JCPS to detail plans for new 'students of color' academy
After months of research and planning, JCPS officials are expected on Tuesday to release details about the district's newest academy for students of color, which is expected to open next fall.
LOUISVILLE, Ky. (WDRB) -- After months of research and planning, Jefferson County Public Schools officials are expected on Tuesday to release plans detailing a new academy for students of color.
JCPS Chief Equity Officer John Marshall will provide a "high-level description" of what the school -- which is being referred to as the DuBois Academy -- will look like to board members during a 5 p.m. work session on Tuesday.
The school -- which JCPS officials have said they would like to being modeled after Lexington's Carter G. Woodson Academy -- would open in August 2017 at a site that has not yet been determined.
"There's a need to consider a different approach to teaching our students of color," the report to the board states. "This presentation will give the fundamental stilts to what is needed in order for the school to be a success."
No other details about Marshall's presentation were publicly available on Monday.
However, back in March, Superintendent Donna Hargens told the school board during a work session that the district is looking to create a "research-based" academy for males of color that would educate students through the lens of African American history and culture.
As WDRB reported earlier this year, Marshall and Hargens and other district officials have been visiting the Woodson Academy throughout the past year as they attempt new, research-based approaches to addressing high-poverty, low-achieving schools.
JCPS' low-income and minority students continue to lag behind their peers across multiple content areas and grade levels. For example, in sixth grade, there is a 27-point difference between white students who are reading on grade level compared to their black counterparts.
"We know that Fayette County has had success with Carter G. Woodson," Hargens said. "There are lots of successful models, we believe we could create a successful model."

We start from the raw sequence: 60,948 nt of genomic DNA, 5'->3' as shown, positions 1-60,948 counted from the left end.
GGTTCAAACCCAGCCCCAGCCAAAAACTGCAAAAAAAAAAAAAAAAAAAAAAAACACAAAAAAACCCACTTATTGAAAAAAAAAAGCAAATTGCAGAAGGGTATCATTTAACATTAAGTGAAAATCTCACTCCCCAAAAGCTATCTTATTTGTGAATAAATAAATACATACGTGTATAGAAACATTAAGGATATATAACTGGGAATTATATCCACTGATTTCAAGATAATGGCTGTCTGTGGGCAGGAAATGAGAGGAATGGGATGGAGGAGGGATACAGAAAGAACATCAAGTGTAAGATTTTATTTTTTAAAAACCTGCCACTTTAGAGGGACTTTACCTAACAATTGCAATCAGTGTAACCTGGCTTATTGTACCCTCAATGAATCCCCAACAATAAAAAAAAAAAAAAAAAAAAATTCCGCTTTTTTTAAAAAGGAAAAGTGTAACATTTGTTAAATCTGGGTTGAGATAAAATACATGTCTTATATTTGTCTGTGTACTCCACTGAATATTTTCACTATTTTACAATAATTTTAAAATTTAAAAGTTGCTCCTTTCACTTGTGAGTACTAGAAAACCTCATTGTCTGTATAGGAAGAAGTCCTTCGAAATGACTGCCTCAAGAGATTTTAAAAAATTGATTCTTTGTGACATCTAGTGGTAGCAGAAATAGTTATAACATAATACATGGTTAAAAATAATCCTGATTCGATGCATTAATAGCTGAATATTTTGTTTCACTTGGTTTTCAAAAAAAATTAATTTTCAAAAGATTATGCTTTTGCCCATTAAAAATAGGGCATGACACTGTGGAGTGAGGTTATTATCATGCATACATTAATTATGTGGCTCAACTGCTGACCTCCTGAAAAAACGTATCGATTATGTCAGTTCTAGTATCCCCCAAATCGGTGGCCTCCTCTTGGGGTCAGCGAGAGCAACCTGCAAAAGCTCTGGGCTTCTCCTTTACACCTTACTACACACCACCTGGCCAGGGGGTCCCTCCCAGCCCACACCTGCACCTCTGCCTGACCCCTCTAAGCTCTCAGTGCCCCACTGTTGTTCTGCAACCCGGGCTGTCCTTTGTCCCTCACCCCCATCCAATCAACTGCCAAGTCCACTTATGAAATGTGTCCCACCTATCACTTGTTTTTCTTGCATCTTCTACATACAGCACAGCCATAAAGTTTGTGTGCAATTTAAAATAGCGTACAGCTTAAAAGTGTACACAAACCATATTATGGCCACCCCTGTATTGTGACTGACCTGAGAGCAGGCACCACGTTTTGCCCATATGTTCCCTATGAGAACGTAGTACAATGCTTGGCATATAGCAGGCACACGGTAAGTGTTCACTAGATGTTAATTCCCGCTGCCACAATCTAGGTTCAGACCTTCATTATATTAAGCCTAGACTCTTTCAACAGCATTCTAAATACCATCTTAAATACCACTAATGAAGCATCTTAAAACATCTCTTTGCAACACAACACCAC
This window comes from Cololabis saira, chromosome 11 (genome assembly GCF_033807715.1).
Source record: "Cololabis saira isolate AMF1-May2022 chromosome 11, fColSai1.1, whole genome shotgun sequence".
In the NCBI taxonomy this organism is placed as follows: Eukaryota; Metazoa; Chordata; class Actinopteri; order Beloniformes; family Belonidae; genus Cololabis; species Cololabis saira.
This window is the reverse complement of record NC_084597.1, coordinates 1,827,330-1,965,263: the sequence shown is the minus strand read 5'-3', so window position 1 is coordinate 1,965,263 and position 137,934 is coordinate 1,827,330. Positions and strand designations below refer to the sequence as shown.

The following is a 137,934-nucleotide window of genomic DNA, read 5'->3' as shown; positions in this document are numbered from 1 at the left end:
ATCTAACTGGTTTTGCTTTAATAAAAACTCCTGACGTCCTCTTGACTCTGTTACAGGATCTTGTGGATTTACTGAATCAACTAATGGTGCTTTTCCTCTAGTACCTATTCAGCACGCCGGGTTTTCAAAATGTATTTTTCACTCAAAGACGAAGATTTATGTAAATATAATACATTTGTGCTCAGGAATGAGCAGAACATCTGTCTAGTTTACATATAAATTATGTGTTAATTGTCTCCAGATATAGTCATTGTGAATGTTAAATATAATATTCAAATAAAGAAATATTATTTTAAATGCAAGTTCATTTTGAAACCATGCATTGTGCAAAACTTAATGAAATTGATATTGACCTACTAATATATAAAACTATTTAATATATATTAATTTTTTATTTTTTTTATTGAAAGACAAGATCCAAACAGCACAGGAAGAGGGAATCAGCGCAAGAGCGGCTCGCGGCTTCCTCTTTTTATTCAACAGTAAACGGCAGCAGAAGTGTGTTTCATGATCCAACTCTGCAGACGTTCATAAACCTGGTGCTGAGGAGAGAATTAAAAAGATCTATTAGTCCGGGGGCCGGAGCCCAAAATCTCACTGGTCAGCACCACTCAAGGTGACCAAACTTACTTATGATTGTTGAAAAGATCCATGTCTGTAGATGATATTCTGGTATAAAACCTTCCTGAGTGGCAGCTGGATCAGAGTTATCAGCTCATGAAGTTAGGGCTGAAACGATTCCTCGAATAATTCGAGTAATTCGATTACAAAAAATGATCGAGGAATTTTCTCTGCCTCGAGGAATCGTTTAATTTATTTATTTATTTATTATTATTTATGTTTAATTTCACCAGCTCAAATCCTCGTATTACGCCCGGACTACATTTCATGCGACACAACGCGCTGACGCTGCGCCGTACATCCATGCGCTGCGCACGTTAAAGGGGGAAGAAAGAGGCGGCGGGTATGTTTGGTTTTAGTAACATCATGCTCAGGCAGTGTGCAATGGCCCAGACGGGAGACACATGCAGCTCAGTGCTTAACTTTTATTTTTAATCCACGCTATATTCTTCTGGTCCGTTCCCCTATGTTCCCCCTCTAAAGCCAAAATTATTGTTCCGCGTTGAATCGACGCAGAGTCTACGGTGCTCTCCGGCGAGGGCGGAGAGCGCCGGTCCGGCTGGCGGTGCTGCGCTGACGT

During the March work session, Hargens that "location, grades....would we need a Females of Color Academy as well, all those things are to be determined."
JCPS officials have not officially given this new school a name, but they have been referring to it as the DuBois Academy. W.E.B. Dubois was an American sociologist, historian and civil rights activist.
Hargens has not said when she will bring forth a plan for the new school to the Jefferson County Board of Education for approval, but it would have to be within the next month, as the district's Showcase of Schools is Oct. 28-29.
Woodson Academy is patterned after the "Black Males Working" program, a private educational enrichment program for young black males that was launched by Akins and her husband, C.B. Akins, at their church, Lexington's First Baptist Church Bracktown in 2005.
Although the school is open to all males in grades six-through-12, 86 percent of the 184 students in the traditional college-prep program at the Woodson Academy are black and 6 percent are Hispanic. Of the school's entire enrollment, 60 percent qualify for free and reduced price lunch.
The district spent an entire year planning and invested about $700,000 to get the school running; it opened in the fall of 2012, said Lisa Deffendall, a spokeswoman for Fayette County Public Schools. "It started with 25 students in grades 6 through 9; we have since expanded to twelfth grade."
Students are expected to read every day, attend after school tutoring or tutoring on weekends (if necessary) and maintain an acceptable grade point average in order to participate in sports or other extra-curricular activities. In addition, parents are expected to ensure that their sons come to school prepared and to visit the academy at least four times annually to talk with their sons' teachers, Akins said.
In addition to offering a strong curriculum that meets the new common core standards, the school also partners with colleges and universities and arranges trips so students may visit out-of-state colleges, she said.
Last year, 60 percent of Woodson Academy's middle school students were proficient in reading -- three percentage points higher than the Fayette County average and six points higher than the state average.
Reporter Antoinette Konz can be reached at 502-585-0838 or @tkonz on Twitter.
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